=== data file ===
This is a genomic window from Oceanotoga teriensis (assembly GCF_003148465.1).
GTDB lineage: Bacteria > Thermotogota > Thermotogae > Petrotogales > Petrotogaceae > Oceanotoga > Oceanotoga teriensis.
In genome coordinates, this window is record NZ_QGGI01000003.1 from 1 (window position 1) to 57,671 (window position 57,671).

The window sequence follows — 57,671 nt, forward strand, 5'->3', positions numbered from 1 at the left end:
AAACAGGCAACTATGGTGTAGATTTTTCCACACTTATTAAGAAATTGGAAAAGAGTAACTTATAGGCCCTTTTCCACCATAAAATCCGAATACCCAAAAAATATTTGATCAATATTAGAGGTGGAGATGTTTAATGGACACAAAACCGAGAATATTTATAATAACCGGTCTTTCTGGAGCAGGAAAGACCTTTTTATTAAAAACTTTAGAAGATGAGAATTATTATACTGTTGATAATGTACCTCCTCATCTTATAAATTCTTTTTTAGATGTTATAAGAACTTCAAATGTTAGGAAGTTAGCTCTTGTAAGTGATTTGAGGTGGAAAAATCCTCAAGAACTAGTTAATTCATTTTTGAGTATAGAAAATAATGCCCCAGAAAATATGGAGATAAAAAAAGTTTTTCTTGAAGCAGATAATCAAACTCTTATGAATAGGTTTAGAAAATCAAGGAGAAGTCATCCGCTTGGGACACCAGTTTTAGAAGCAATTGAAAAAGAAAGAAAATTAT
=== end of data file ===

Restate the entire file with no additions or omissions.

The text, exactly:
This is a genomic window from Oceanotoga teriensis (assembly GCF_003148465.1).
GTDB lineage: Bacteria > Thermotogota > Thermotogae > Petrotogales > Petrotogaceae > Oceanotoga > Oceanotoga teriensis.
In genome coordinates, this window is record NZ_QGGI01000003.1 from 1 (window position 1) to 57,671 (window position 57,671).

The window sequence follows — 57,671 nt, forward strand, 5'->3', positions numbered from 1 at the left end:
AAACAGGCAACTATGGTGTAGATTTTTCCACACTTATTAAGAAATTGGAAAAGAGTAACTTATAGGCCCTTTTCCACCATAAAATCCGAATACCCAAAAAATATTTGATCAATATTAGAGGTGGAGATGTTTAATGGACACAAAACCGAGAATATTTATAATAACCGGTCTTTCTGGAGCAGGAAAGACCTTTTTATTAAAAACTTTAGAAGATGAGAATTATTATACTGTTGATAATGTACCTCCTCATCTTATAAATTCTTTTTTAGATGTTATAAGAACTTCAAATGTTAGGAAGTTAGCTCTTGTAAGTGATTTGAGGTGGAAAAATCCTCAAGAACTAGTTAATTCATTTTTGAGTATAGAAAATAATGCCCCAGAAAATATGGAGATAAAAAAAGTTTTTCTTGAAGCAGATAATCAAACTCTTATGAATAGGTTTAGAAAATCAAGGAGAAGTCATCCGCTTGGGACACCAGTTTTAGAAGCAATTGAAAAAGAAAGAAAATTAT